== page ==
(e)  Compliance with specific conditions imposed by the Authority for issuance of Surety Insurance contracts, based on assessment of the insurers’ capabilities to handle this business.


6.2 .  The insurers can work together with the following.


(a)  Banks or other financial institutions such as NBFCs to share risk information, technical expertise to monitor projects, cash flow amongst other aspects.


(b)  Contracting awarding authorities in order to evaluate the risk with more information and data.



(b)  Underwriting Philosophy


6.3 The Insurers shall have a Board approved underwriting philosophy for Surety Insurance business. The underwriting policy relevant to Surety Insurance contracts, at the minimum, cover the following:


(a)  Incorporate all aspects for managing this business and ensure that Surety Insurance operations are well supported by prudent underwriting practices, sound risk management and internal controls that are commensurate with these operations.


(b)  The Board of Directors of the insurer shall approve the methodology and procedures to set the maximum limit of accumulation of risks per contractor and its group companies/firms and maximum retention limit for risk accumulation and these aspects need to be built in by the insurer in their underwriting policy and philosophy.


(c)  The Board of Directors or Risk Management Committee of the insurer shall assess the ability of the insurer to retain Surety risks on their balance sheet based on the financial strength of the insurer and mandate appropriate reinsurance requirements to ensure that disproportionate Surety risks are not written by the insurer. It shall conduct review on quarterly basis.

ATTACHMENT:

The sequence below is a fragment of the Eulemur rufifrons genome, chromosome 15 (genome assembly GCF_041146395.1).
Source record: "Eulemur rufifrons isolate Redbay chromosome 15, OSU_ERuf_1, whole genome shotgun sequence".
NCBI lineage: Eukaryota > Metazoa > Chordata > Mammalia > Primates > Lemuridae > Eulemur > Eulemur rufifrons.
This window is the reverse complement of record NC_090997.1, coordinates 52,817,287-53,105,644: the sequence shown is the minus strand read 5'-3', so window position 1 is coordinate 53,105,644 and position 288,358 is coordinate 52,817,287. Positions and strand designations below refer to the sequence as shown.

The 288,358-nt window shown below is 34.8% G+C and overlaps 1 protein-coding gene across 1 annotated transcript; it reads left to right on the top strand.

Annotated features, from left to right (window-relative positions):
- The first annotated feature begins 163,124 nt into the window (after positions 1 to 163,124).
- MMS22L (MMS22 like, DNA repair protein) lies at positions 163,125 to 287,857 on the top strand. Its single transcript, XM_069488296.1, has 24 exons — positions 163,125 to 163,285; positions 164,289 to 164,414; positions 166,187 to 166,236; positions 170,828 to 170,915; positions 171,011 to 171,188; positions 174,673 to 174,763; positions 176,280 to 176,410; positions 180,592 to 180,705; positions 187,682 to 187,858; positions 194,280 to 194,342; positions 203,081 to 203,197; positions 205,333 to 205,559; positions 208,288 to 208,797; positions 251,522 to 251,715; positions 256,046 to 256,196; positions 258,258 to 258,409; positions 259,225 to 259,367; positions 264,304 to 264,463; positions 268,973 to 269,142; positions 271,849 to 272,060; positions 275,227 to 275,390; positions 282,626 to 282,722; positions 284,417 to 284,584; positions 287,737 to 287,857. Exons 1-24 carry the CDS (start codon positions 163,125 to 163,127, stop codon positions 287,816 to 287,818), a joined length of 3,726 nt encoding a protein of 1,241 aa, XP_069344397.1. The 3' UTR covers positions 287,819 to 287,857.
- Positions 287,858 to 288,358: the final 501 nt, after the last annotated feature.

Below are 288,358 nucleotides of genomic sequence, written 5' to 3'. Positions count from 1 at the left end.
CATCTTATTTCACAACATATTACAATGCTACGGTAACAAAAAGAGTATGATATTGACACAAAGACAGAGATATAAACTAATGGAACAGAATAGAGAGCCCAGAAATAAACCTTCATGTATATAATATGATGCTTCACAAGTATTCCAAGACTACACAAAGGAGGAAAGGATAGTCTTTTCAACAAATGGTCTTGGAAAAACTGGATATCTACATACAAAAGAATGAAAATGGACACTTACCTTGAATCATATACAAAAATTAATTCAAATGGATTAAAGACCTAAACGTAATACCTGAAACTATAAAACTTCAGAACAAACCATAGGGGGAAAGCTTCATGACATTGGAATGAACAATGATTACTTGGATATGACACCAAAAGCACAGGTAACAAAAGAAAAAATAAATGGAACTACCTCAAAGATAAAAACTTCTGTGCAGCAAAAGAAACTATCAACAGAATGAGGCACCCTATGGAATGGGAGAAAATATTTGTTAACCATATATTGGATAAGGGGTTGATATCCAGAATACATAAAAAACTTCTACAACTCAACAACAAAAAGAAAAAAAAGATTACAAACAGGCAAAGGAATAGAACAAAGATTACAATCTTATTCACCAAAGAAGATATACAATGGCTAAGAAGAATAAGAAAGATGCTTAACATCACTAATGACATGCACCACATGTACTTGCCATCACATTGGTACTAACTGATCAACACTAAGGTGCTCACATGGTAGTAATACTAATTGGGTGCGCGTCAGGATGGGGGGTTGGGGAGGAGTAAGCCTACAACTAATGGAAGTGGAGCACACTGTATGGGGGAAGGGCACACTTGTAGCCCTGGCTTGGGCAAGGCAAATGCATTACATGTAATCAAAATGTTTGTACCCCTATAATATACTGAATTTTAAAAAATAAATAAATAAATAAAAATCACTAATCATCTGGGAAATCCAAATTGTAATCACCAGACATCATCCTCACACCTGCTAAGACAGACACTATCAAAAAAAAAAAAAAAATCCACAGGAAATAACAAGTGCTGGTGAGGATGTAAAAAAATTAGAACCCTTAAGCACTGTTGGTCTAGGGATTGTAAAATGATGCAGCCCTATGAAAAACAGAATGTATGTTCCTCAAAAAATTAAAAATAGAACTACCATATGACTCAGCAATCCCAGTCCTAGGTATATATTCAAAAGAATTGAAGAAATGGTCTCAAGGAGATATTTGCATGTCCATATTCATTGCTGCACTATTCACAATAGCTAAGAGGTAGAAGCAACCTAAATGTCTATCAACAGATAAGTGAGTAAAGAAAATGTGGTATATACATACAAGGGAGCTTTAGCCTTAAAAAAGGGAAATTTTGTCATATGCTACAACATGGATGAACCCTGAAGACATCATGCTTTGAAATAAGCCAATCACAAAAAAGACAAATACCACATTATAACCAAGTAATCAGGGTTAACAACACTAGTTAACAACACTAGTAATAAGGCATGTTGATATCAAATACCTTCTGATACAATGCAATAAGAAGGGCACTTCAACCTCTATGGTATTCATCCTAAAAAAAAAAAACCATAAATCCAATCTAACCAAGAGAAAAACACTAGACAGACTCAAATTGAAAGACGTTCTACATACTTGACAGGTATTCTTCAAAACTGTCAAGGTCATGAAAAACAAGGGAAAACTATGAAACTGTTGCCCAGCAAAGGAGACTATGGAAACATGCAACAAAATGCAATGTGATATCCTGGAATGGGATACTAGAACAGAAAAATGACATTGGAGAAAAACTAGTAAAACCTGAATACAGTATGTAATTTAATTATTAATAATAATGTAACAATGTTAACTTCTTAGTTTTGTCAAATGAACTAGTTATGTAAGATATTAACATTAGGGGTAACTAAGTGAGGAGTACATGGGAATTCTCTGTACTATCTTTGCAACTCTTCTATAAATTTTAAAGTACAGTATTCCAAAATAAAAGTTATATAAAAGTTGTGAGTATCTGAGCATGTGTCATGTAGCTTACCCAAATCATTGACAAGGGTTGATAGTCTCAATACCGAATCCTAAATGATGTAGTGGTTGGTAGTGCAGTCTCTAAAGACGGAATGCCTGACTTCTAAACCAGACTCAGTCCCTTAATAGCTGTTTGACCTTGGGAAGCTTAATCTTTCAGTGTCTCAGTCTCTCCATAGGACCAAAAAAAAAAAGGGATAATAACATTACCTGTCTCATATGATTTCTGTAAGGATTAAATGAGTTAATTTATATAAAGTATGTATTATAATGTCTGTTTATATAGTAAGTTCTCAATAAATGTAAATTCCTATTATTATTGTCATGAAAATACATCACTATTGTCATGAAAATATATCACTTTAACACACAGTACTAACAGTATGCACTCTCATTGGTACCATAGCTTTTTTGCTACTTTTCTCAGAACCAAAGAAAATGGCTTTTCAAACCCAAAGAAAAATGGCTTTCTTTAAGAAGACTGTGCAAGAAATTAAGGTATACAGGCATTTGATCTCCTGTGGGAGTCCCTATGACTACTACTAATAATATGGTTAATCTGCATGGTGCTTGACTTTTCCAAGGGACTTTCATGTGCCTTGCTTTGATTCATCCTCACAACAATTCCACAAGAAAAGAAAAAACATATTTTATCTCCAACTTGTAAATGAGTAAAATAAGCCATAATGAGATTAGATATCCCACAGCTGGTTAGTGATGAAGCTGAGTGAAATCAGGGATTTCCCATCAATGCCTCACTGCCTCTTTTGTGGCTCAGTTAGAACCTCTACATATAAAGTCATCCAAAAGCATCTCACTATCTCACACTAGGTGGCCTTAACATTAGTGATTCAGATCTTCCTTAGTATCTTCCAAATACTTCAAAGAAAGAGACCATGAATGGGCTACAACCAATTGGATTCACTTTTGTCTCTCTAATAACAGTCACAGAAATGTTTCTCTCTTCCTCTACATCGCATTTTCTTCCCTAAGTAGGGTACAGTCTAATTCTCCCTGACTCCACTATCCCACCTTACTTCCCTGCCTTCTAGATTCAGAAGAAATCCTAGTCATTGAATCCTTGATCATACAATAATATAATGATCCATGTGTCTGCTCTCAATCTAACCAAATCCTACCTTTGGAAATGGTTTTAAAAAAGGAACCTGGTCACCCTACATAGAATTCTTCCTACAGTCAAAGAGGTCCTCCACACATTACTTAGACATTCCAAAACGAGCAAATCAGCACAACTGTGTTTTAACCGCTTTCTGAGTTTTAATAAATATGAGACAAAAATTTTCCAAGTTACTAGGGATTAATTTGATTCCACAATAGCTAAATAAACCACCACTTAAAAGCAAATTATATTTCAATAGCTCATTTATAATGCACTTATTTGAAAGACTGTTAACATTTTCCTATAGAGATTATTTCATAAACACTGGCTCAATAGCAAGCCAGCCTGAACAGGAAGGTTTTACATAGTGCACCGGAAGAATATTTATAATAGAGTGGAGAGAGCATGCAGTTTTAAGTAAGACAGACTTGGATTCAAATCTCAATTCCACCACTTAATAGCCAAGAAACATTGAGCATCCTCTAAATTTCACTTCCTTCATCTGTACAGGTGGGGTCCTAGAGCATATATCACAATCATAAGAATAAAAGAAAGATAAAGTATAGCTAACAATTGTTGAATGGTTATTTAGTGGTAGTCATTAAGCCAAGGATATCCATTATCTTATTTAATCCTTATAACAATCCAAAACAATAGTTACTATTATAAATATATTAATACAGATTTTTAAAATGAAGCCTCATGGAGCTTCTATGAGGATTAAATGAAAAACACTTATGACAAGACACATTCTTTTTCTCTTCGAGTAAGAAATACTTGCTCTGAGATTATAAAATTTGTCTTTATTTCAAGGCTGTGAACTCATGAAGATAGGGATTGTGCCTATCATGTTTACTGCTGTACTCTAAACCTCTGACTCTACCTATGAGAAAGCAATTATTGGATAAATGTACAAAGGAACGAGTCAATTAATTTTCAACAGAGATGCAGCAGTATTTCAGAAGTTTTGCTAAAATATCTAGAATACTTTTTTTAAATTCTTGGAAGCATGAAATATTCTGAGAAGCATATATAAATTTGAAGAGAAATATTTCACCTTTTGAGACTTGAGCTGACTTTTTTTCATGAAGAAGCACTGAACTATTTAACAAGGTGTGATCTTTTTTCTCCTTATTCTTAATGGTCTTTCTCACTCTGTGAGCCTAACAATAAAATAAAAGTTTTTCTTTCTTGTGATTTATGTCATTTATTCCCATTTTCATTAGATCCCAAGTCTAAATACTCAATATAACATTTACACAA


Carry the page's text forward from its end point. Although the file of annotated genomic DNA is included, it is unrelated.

(d)  Include due diligence relating to the contractor/principal debtor such as good references and reputation, the ability to meet current and future obligations, experience that matches the contract requirements, the necessary equipment to do the work, the financial strength to carry and support its share of the project work. The underwriting process shall include review of contractor’s financials, cash flow, tax returns, liquidity and debts.


(e)  Provision of timely, accurate, independent and objective reporting to Board on the related risks of the Surety Insurance business, including the procedures and controls in place to manage the risks, and the overall effectiveness of risk management processes.



(c)  Underwriting Guidelines


6.4 An Insurer underwriting Surety Insurance business shall comply with the following:


(a)  Surety Insurance Contracts may be offered to infrastructure projects of Government/Private in all modes.


(b)  The Contract Bonds may include Bid Bonds, Performance Bonds, Advance Payment Bonds and Retention Money.


(c)  Apart from Contract Bonds, the insurers may underwrite Customs or Tax Bonds and Court Bonds.


(d)  The limit of guarantee shall not exceed 30 percent of the contract value.


(e)   Surety Insurance contracts shall be issued only to specific projects and not clubbed for multiple projects.